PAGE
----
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First “Week” Fun

You would think that with the first week of classes being just two days long, I wouldn’t have much to write about. We’ll see about that!

I am happy to have seen all of my classes once each during these two days. The focus has been on “getting to know you”, especially with my fifth grade students. With all fifth grade classes, I welcomed them to the Miscoe Hill art program with my Prezi presentation, Oh, Mona. Here it is for you to peruse; the only thing you’re missing is my narration. Simply click on the image to follow the link through to Prezi, and once there, click through the presentation using the arrows at the bottom of the image.

Click on the image to see the presentation

Click on the image to link through to the presentation

Sixth graders returned to art this year to see a short video of famous artist, Chuck Close, reading a letter to himself at age fourteen (click on the image to see the video):

Click on the image to see the video

Click on the image to see the video

I chose this video because of the lessons within it. In one sense it is sobering, on the other hand, it is incredibly inspiring. The sixth grade classes have had some wonderful discussions about perseverance, risk-taking, and problem solving after viewing the video.

This week we have also been playing “Two true, One false”, which is a game where you write three statements about yourself and the others have to guess which statement is false. This has been a lot of fun, a terrific chance for our fifth graders to get to know one another, and a chance for the sixth graders to get to know each other even better.

As always, the first days of school are a time when most teachers distribute class letters, and I am happy to have written one for you add to your pile as well. I’m including it here in case your copy has not made it home yet with your child and the link to the attachment follows as well:

Visual Arts note 2014.5

Back-to-School letter:  Visual Arts 2014.15

Stay tuned for a list of apps and websites we’ll be using, which I hope to post next week. Enjoy the four day weekend!

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Look Who’s Driving The Bus!

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Welcome back to school! I hope your year gets off to a great start!

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365 Days of the Every Day Drawing Challenge PDF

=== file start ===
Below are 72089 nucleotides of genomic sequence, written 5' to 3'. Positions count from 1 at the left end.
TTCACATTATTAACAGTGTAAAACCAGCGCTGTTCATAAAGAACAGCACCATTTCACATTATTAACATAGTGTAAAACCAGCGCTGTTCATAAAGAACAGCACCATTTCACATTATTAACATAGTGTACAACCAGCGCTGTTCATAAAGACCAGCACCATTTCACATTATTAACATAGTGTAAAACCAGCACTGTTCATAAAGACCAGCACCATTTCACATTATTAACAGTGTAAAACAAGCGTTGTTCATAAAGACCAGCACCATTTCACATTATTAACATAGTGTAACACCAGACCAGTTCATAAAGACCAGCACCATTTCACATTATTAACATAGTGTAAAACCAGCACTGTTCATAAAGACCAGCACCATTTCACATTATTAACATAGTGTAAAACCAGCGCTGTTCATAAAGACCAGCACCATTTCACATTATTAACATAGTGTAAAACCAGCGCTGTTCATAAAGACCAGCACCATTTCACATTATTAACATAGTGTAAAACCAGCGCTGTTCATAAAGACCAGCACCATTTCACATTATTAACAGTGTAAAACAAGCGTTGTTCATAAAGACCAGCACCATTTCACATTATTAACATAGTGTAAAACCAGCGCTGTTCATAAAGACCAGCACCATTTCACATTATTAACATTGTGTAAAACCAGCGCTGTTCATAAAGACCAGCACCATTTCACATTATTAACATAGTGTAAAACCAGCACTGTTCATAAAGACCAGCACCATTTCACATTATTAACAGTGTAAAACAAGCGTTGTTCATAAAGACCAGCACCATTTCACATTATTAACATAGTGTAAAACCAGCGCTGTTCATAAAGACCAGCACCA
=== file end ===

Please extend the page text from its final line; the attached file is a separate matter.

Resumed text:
Mrs. Alice Gentili:

Back-to-School time is a great time to introduce the Every Day Drawing Challenge to art students! Whether using sketchbooks or iPads, it’s a handy resource. And it’s free!

Originally posted on Mona Lisa Lives Here:

This document has all 12 months of the Every Day Drawing Challenge drawing prompts combined into one PDF. Happy drawing in 2014!

Click on the image to view the prompts:

365-web

Click on the image to view the prompts

View original

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They’re Fired!

All of the Clay Every Day clay work has been fired! Please plan to pick up your clay work on Thursday 8/21 or Friday 8/22 between 8:00 and 4:00. Here are some shots of the beautiful work:

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Clay 2 clay 3 clay 4 clay5 clay 6 clay 7 clay 8

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Clay Every Day (for a week anyway)…

Here I sit on a Friday afternoon with my feet up and my heart happy. I’m looking over the photos I barely had time to take during the Clay Every Day workshop that ran from 9-12 Monday through Friday this week. We had a lot of fun yet worked very hard. For the first 2 1/2 days we focused on hand building using slab techniques. Everyone made a drape bowl and an inset bowl, a textured mug, a clay hand, and a clay plaque. We went through 50 lbs. of clay on the first day alone! That’s a lot of clay for just seven hours or so! And throw in the random spontaneous dance party and well, you know…busy, busy!

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We went through 50 lbs. of clay on the first day alone!